Mankundu, being the 12th station in the Howrah-Bandel section of the Eastern Railway has a rich history to offer as far as the Dasabhuja Temple is concerned. The four hundred year old temple has beautiful and intricate terracotta works (though much of it has lost its original glory) and houses the deities of Dasabhuja in astodhatu (an alloy of eight metals) and Radha Krishna.
The temple is of traditional charchala or eight-roofed with triple arched entrance containing terracotta works. The front door of the temple remains closed for most of the time of the day. But there is also an entrance on the right side through which the local priest offers puja twice a day – in the morning and in the evening. When I visited this temple last month in the late morning it was closed as usual. Curious about this temple, I enquired about and came to know that it belonged to one Mazumder family of that area.
The temple is situated inside an open space on the right. In the left there is an old structure where an artisan is busy giving shape to Goddess Durga as Durga Puja is knocking at the door. I was shown the house of Shri Panchanan Majuder to whom I expressed my desire to have a glimpse of Goddess Dasabhuja. He asked me to wait and brought the keys of the temple from his house and asked me to accompany him. Then the temple is opened and I entered inside the temple sanctum. I found the idol of Goddess Dasabhuja being placed inside a wooden throne on the right. In the front there are the idols of Radha Krishna. As I look towards the ceiling, it appears to be very old.
When I asked about the history of the temple, Shri Majumder showed me an old diary in which was written the rich history of this Dasabhuja Mandir. He told that it was written by his late father. After reading the pages of that old diary I came to know that the temple was founded in 1007 Bangabda, which, according to the Gregorian calendar comes to 1600 A.D. It was the period of Akbar, the Great. He was the Mughal Emperor then. You will feel surprised that why am I mentioning the name of Akbar here. Yes, it has a connection. I think everybody must be familiar with the name of Raja Man Singh, the general of Akbar. During Akbar’s reign, Man Singh came to a place called Shyambati, which is the present day Mankundu. He set up a camp in the eastern side of Mankundu village. It was terribly hot that day and everybody in the camp were tired. The soldiers in order to take relief came to the bank of River Bhagirathi and the horses together with the persons looking after them went inside the field. Later in that day the weather conditions changed and came rain followed by thunderstorm which brought temporary relief after scorching heat; but it created a problem – the horses went astray and it was rather difficult to bring them back. All the horses except that of Raja Mansingh returned to the camp. He could not blame the persons considering the natural calamity but was very much disheartened. He announced that he will award the person who will bring back the horse.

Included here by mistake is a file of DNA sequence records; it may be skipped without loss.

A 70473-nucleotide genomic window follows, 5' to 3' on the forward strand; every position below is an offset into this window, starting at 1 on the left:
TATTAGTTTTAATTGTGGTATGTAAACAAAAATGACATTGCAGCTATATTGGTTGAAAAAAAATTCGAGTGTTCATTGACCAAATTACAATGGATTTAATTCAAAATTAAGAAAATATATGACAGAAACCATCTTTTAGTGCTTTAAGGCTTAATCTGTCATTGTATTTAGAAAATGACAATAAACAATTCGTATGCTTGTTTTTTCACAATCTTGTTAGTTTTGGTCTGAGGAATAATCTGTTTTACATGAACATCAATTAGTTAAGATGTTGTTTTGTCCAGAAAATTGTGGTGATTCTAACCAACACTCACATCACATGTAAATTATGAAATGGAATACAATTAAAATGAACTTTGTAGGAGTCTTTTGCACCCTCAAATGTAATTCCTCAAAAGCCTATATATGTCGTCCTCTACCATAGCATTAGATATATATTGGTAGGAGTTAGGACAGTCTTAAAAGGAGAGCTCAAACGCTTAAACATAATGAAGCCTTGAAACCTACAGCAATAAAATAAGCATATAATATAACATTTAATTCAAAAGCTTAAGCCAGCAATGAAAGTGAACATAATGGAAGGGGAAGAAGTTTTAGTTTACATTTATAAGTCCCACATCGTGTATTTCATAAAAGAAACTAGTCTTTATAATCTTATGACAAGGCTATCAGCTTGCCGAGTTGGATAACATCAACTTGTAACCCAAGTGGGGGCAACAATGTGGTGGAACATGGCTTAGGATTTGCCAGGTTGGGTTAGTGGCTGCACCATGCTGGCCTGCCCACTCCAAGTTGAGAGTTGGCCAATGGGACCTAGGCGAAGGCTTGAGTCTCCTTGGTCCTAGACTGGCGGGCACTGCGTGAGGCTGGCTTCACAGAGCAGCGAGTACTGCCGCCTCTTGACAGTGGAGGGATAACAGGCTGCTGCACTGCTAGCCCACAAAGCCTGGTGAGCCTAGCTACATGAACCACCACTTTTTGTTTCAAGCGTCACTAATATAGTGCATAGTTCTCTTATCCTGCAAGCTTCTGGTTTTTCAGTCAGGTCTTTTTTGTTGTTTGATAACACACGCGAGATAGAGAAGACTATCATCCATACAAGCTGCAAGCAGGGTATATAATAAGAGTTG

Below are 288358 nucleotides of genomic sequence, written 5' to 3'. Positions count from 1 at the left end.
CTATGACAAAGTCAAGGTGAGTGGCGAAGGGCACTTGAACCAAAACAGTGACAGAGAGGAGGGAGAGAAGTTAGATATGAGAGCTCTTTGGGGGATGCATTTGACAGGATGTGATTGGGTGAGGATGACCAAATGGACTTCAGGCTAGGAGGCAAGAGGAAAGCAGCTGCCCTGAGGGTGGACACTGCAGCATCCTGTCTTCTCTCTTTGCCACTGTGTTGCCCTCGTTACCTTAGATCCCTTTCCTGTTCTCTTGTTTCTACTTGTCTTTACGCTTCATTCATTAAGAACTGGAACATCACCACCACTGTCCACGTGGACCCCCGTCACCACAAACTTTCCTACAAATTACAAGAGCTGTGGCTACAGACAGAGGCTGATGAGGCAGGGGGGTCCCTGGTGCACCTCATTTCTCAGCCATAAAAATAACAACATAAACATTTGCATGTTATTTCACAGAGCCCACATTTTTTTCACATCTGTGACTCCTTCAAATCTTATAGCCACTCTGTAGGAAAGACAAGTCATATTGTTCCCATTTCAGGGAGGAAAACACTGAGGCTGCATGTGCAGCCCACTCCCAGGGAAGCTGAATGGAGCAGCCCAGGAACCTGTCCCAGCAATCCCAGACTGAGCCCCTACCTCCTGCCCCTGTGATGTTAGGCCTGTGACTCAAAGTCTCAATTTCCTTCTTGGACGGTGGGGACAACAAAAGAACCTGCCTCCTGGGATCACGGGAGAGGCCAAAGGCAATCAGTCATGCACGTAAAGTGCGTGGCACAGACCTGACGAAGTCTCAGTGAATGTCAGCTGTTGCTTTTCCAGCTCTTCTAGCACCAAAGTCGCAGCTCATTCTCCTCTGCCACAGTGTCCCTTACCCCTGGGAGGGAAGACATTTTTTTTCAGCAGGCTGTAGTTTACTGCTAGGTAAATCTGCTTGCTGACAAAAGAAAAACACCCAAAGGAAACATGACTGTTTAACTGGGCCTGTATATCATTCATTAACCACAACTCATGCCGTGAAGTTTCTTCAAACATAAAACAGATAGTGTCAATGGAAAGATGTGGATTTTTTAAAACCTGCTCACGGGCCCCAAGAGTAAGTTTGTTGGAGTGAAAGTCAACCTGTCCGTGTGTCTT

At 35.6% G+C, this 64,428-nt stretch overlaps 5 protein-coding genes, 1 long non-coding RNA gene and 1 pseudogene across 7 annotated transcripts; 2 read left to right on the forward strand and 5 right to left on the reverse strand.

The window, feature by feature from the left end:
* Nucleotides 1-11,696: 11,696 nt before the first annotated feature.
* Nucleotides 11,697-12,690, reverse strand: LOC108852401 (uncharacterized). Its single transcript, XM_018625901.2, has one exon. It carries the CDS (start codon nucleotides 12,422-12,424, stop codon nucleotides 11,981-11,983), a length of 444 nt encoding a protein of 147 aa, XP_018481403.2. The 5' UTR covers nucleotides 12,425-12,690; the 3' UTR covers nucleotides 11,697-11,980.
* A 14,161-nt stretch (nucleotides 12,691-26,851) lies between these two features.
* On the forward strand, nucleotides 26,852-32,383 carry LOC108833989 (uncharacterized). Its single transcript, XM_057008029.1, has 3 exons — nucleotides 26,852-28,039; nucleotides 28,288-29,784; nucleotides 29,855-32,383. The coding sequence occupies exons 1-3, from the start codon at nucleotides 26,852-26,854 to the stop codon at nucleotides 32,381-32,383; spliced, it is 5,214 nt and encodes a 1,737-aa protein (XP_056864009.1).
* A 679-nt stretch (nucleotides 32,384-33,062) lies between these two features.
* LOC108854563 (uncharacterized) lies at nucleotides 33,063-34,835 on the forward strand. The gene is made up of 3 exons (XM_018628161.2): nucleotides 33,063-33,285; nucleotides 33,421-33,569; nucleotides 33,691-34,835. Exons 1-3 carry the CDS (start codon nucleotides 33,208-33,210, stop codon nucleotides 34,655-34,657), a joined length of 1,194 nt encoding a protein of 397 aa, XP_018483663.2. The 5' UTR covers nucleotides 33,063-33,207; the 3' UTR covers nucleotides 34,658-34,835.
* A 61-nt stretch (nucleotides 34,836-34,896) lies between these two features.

A strange incident occured the following day. A beautiful looking youth brought the horse back to the camp and it drew the attention of Raja Man Singh, who requested the youth to take up service under the Nawabs. This youth is the founder of Dasabhuja Temple. He was later made the Jaigirdar of Shyambati, Krishnabati, Damodarbati, etc mouzas and given the title of Majumder. This youth was known by the name of Ram Ram Ghosh who set up the Dasabhuja Temple in 1600 A.D.
But apart from this history there is a saying that the idol of Goddess Dasabhuja is much older. As per the diary once a group of dacoits came to the house of a Brahmin and had their meal and was so much impressed that they wanted to give a part of their theft to them which included the idol of Goddess Dasabhuja. After getting the idol, the Brahmin family started worshipping it with great devotion; but here also a strange thing happened. The goddess in a dream directed the Brahmin family to hand over the idol to Ram Ram Majumder. Likewise Mazumder also had the same dream and as per the dream the idol of Goddess Dasabhuja is being worshipped in the temple of the Majumders.
I was told by Shri Panchanan Majumder that the Durga Puja is similarly pretty old and is being worshipped here with great pomp and splendour.
In order to visit the temple take any morning Howrah-Bandel local and get down at Mankundu station. Take any toto after crossing Chandannagar gate you will reach Dasabhujatala. Then ask anyone about this temple and you have to walk for about five minutes to reach the temple. But it is not sure whether you will find the temple open but you can see the temple from outside.
I am really very much indebted to Shri Panchanan Majumder for providing me the valuable information about this historic temple.
Date of posting: 7th September, 2019.